This is something you can actually play with pretty easily... get 2 little bits of iron. Coil a wire around one and clip the ends to a battery, making an electromagnet. Put the two near each other on a table or something. Assuming the field is strong enough to overcome friction, both of them will move, each towards the other one.

I didn't want to bring this up because I thought it would compilicate things, but this is how an ion rocket works. Instead of directing the exhaust downwards by collision, you instead used plasma (ionized gas) as exhaust and direct it backwards with an electric field. It is a much more efficient method of propulsion because every atom/molecule of exhaust contributes to the thrust of the rocket.

Title: Re: New Riddle: Sprinkler
Post by Jeffrey Daymont on Aug 15th, 2002, 2:51pm
I've been enjoying the discussion. Here's a couple of thoughts:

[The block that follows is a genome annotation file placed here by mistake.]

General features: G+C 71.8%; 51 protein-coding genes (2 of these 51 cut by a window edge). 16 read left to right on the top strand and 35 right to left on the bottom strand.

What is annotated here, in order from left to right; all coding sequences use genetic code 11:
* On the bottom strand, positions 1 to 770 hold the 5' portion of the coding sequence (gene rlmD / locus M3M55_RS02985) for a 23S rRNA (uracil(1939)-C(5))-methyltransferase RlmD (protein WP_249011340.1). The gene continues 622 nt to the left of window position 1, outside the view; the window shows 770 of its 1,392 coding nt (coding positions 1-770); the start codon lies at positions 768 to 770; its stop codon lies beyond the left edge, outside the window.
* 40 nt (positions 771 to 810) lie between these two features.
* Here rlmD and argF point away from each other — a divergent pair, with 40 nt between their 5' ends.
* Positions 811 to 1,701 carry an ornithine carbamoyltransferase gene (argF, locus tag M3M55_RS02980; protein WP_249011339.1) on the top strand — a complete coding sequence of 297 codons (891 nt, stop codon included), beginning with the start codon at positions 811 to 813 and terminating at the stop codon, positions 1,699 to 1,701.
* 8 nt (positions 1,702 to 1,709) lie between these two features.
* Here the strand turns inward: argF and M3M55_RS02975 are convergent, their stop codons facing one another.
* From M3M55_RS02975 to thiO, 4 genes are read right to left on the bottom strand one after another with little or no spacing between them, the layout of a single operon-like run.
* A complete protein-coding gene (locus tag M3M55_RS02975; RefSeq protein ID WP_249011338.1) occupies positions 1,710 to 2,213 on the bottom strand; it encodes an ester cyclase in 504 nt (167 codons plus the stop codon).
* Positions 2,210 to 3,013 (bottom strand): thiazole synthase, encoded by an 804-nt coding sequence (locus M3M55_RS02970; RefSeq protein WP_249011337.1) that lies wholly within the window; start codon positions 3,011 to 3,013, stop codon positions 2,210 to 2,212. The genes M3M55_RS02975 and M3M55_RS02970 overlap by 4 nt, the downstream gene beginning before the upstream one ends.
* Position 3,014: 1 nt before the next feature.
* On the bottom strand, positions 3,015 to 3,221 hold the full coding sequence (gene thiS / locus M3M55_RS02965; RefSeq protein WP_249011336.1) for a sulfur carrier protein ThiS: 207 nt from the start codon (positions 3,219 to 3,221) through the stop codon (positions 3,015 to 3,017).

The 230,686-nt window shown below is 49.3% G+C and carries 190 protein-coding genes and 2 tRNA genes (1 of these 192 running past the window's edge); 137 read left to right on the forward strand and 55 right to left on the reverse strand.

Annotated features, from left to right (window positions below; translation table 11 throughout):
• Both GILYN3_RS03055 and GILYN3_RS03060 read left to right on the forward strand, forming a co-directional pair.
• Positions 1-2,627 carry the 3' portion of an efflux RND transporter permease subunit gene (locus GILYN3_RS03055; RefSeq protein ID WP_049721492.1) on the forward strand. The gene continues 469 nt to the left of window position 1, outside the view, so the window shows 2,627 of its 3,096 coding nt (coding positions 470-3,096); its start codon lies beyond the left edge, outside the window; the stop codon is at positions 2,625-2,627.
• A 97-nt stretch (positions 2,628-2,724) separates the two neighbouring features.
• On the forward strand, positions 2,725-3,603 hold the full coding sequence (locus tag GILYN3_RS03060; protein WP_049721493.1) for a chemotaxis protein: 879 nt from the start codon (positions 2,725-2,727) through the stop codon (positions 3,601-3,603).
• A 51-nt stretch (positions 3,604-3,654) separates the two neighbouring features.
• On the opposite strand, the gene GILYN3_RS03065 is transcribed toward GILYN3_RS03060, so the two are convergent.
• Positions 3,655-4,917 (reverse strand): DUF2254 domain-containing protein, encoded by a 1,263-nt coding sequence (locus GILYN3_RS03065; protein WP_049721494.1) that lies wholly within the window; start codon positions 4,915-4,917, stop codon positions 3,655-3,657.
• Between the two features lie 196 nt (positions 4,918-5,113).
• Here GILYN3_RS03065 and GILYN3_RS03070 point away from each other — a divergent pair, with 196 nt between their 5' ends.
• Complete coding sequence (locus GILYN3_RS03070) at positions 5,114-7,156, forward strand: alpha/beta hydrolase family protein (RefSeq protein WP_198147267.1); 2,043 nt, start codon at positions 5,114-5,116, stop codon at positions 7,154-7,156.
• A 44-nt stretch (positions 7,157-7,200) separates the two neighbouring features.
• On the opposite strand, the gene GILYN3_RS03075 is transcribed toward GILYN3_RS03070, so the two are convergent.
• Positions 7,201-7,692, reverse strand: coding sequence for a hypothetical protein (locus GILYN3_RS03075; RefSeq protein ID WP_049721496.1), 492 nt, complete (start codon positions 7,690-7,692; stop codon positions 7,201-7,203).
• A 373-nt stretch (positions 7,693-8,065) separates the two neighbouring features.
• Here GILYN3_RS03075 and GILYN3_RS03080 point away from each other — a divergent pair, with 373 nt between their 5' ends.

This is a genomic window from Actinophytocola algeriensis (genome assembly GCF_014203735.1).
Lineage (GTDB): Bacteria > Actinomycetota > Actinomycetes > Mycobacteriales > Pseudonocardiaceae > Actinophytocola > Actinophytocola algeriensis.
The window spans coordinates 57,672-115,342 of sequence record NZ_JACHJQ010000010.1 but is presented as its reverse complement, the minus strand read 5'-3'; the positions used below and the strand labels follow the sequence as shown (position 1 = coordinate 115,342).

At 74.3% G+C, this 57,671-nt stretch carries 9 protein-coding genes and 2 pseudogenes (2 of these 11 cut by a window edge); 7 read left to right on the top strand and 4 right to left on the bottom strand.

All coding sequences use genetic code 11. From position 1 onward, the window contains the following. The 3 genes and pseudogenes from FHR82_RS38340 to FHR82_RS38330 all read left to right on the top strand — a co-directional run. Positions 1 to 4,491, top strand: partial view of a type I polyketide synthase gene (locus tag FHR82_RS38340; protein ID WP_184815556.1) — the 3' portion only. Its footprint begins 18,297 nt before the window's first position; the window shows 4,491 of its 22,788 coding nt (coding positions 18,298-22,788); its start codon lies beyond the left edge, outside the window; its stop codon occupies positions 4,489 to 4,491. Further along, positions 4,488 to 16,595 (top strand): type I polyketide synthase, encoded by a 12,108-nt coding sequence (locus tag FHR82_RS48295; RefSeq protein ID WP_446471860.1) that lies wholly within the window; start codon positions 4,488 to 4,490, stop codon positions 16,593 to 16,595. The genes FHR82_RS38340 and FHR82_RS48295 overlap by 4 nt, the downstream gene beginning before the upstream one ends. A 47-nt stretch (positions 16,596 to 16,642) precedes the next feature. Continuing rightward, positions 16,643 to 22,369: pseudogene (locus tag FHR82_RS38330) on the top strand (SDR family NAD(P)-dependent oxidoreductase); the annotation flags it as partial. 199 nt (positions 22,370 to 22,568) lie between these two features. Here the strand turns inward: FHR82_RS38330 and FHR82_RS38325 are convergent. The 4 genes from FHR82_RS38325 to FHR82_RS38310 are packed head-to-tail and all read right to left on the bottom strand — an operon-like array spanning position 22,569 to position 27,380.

If you disconnected the pump leaving the base of the sprinkler open to the water from underneath, then turned the sprinkler head by hand, would the water travel from the center out to the ends or from the outside in? if the ends are not bent I think we could agree that the water would travel from the center to the outside. But if you spun it in the direction opposite from how it spins normally there would be a force pushing the surrounding water back into the opening. The directon that the water flows would depend on the size of the openings, inside diameter of the tubes, and the length of the tubes. A careful balance of these dimensions might even produce a result where the water inside the sprinkler does not move at all. This might support the answer stated earlier 'it just depends'. I don't know exactly how this helps with the original problem though.